How many ways can you say “tiny?” How about miniature, miniscule, and minimum, for starters?
These adjectives not only describe three new species of frog from Madagascar, but also serve as their official scientific names.
Mini mum, Mini ature, and Mini scule “are astronomically small,” says Mark Scherz, an evolutionary biologist at Ludwig-Maximilians Universität in Munich, Germany, who described these and two other new tiny frog species in a new study published March 27 in the journal PLoS ONE. Mini is an all-new genus of frog. (Related: "Smallest Frogs Found—Each Tinier Than an M&M.")
“You could sit the brain on the top of a pin. It’s amazing that they have all the same organs you or I have in our bodies, but in a package that can fit four times on your own thumbnail.”
The smallest, Mini mum, is about the size of a standard paper staple, or about 8 to 10 millimeters long; the largest, Mini ature, measures 14.9 millimeters—about the length of a microSD card. The world's smallest known frog—and vertebrate—is a housefly-size frog that’s about 7.7 millimeters long.
Each of the three amphibians exist only in one location in Madagascar. Mini mum in particular has an extremely limited range and known population, prompting the study authors to recommend a listing of critically endangered.
A family of microfrogs
The new frogs are part of an informal group called microfrogs, which belong to the family Cophylinae. Their discovery brings the total number of Malagasy microfrogs to 108; on average, 10 new species are identified and described per year in the country.
Scherz and colleagues have found more than 40 microfrogs since they began studying the species in 2014.
Of course, finding a new species is no small feat. (Read about a gecko found in Madagascar that sheds its skin on demand.)
Identifying superficial differences in similar-looking frogs is challenging in a normal-size animal; in microfrogs, it’s virtually impossible. But along with molecular and genetic work, microCT scanning enabled Scherz and team to examine minute differences in the teeth and bones of the various animals, helping make the case that they were indeed unique species.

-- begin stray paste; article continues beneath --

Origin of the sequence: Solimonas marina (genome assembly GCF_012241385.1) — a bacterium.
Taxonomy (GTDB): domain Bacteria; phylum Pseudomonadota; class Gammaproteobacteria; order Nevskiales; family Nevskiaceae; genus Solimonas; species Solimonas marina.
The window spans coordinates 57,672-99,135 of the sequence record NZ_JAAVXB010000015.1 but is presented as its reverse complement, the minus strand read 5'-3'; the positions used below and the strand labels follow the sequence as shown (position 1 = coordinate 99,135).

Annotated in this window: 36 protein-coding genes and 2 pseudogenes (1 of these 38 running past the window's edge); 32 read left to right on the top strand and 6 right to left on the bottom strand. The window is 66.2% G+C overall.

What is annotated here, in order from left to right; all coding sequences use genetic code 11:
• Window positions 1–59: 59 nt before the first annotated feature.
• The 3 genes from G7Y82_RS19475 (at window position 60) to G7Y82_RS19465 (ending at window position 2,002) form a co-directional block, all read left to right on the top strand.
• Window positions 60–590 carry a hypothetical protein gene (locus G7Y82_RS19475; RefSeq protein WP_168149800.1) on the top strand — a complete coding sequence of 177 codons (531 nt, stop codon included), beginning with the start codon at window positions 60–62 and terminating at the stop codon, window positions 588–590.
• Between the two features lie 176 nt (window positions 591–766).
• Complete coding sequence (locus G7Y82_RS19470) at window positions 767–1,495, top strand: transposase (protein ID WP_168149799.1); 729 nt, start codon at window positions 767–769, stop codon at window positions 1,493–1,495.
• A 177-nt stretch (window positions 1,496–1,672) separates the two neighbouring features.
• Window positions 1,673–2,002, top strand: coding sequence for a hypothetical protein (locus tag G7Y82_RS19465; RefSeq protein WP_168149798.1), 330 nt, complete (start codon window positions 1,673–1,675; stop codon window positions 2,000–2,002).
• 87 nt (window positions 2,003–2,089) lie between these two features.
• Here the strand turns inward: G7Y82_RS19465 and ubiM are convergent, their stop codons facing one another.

An ensatina salamander (Ensatina eschscholtzii eschscholtzii).
It’s also not simple finding the animals, which live in the leaf litter of isolated forests in the island’s southeast, and within the dense bases of grass tussocks in the mountainous north. (See amazing photos of Madagascar.)
The frogs likely evolved their tiny stature to take advantage of ecological niches few other creatures can, for instance by hunting equally tiny prey such as ants, termites, and springtails.
What’s in a name?
Jim Hanken, an evolutionary biologist at Harvard who studies miniature South American amphibians, says the new analysis offers good bone, tooth, and molecular evidence to justify the creation of an entirely new genus.
He also appreciates the levity of the frogs’ names, but cautioned that comical names can become confusing—as often happens when animals are regrouped into new families, or it turns out that a chosen name was previously applied to another organism.
That’s what happened with a South American worm salamander originally named Oedipus complex (and its relative, rex), so when it was renamed Oedipina to avoid multiple usage, the original joke fell flat.
“There’s always the risk that when you do this witty stuff, someone will come along and change it,” Hanken says. (Read about seven tiny frog species found in Brazil.)
Scherz says he chose the names Mini mum, Mini ature, and Mini scule to pique the public’s interest.
“So much about science is dry,” he says. “If there’s anything we can do to make our science more approachable, we should do it.”